On Watching Golf

Besides the cold blasts of the wintery months of January and February, I also count on the start of the PGA tour. Not many of the early tournaments really strike my fancy, but how … how could one not enjoy Riviera, the craziness at 16 in Scottsdale, or the beauty and serenity of Pebble Beach.

As the plants start to perk up in the spring months, so does my interest in the tour. Doral and Bay Hill are two key stops on the way to Augusta, and then to the TPC at Sawgrass in early May: Simply more great venues, great sites, and great holes.

I enjoy watching golf on Sunday afternoon for the excitement of that final round. Golf is a great game, and one that I’ve played for a long time. It’s one on one – but not one on one between two great players – but one on one of the player with himself and with the course. At the PGA level, it’s so much about what the player is doing … that is thinking and executing.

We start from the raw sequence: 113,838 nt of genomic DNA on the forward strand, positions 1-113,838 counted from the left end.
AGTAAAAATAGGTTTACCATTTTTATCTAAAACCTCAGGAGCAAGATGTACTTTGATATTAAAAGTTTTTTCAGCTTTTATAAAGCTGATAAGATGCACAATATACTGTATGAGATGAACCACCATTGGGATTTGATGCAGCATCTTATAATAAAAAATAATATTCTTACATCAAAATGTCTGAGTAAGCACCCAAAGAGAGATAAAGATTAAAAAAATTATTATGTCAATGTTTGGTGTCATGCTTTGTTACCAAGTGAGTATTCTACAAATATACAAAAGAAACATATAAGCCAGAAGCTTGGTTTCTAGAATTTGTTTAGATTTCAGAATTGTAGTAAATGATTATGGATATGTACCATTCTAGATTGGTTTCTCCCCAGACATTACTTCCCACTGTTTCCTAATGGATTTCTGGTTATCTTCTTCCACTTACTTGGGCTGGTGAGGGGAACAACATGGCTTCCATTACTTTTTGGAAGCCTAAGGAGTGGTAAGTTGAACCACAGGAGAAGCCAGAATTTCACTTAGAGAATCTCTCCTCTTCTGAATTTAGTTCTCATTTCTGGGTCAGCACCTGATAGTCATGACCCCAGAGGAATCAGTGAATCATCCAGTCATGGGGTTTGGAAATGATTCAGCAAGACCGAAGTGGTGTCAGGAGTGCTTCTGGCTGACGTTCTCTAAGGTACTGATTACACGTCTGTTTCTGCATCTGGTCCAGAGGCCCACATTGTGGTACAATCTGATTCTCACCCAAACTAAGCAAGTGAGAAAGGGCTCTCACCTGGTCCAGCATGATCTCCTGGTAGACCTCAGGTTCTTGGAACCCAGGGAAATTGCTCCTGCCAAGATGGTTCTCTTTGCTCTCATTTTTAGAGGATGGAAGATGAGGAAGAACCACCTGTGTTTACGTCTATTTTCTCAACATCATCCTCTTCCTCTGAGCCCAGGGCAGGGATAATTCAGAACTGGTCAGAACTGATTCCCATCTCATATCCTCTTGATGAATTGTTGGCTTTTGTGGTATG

Although full-contact golf may be an interesting twist for fantasy television, there’s no defense in golf. If the other player gets on a roll, the opponent is left helpless. That’s one of the reasons why Tiger is so good; when he gets it, there’s no one better.

No matter the player, golf fans love good shots. They wildly cheer – even if the player isn’t well liked or well known – and cheer even more so if the next shot is just as good or even better. Fans love the chase and watching the shifting leaderboard as multiple players give it their best.

Ah yes, I love watching Sunday’s final 9 holes, especially if there’s a competition. Watching a 10-0 baseball game isn’t fun, neither is watching the golfer holding a 4-shot lead with 3 holes to play. Sure meltdowns occasionally occur, but I don’t believe golf fans really like that.

I’ll watch a lot of the Master’s, the U.S. Open (my fav), and the British Open, but, regardless of the event and no matter who’s involved,  a good down-the-stretch golf event is as good as any regular sporting event – well, at least to me.